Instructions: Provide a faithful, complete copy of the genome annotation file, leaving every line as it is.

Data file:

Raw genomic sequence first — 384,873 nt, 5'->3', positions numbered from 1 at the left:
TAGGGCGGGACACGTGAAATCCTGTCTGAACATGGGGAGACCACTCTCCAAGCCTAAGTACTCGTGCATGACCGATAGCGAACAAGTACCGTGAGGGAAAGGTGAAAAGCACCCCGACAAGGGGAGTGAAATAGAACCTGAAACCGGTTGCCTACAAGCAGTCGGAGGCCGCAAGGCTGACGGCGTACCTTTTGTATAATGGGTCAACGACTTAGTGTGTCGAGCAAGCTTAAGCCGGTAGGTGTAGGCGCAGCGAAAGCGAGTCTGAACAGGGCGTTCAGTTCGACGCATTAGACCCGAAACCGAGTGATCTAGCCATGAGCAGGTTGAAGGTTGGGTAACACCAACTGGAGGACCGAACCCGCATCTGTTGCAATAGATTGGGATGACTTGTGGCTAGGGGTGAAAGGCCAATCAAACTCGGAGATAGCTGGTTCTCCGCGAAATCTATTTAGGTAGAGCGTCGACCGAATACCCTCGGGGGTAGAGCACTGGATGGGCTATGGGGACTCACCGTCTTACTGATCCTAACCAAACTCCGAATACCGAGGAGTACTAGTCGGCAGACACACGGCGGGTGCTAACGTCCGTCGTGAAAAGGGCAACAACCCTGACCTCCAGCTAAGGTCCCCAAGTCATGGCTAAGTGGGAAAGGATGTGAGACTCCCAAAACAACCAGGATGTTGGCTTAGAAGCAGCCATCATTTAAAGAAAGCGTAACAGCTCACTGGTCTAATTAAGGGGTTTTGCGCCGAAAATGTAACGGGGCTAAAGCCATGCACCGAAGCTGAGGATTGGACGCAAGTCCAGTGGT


Raw genomic sequence first — 384,873 nt, 5'->3', positions numbered from 1 at the left:
TAGGGCGGGACACGTGAAATCCTGTCTGAACATGGGGAGACCACTCTCCAAGCCTAAGTACTCGTGCATGACCGATAGCGAACAAGTACCGTGAGGGAAAGGTGAAAAGCACCCCGACAAGGGGAGTGAAATAGAACCTGAAACCGGTTGCCTACAAGCAGTCGGAGGCCGCAAGGCTGACGGCGTACCTTTTGTATAATGGGTCAACGACTTAGTGTGTCGAGCAAGCTTAAGCCGGTAGGTGTAGGCGCAGCGAAAGCGAGTCTGAACAGGGCGTTCAGTTCGACGCATTAGACCCGAAACCGAGTGATCTAGCCATGAGCAGGTTGAAGGTTGGGTAACACCAACTGGAGGACCGAACCCGCATCTGTTGCAATAGATTGGGATGACTTGTGGCTAGGGGTGAAAGGCCAATCAAACTCGGAGATAGCTGGTTCTCCGCGAAATCTATTTAGGTAGAGCGTCGACCGAATACCCTCGGGGGTAGAGCACTGGATGGGCTATGGGGACTCACCGTCTTACTGATCCTAACCAAACTCCGAATACCGAGGAGTACTAGTCGGCAGACACACGGCGGGTGCTAACGTCCGTCGTGAAAAGGGCAACAACCCTGACCTCCAGCTAAGGTCCCCAAGTCATGGCTAAGTGGGAAAGGATGTGAGACTCCCAAAACAACCAGGATGTTGGCTTAGAAGCAGCCATCATTTAAAGAAAGCGTAACAGCTCACTGGTCTAATTAAGGGGTTTTGCGCCGAAAATGTAACGGGGCTAAAGCCATGCACCGAAGCTGAGGATTGGACGCAAGTCCAGTGGT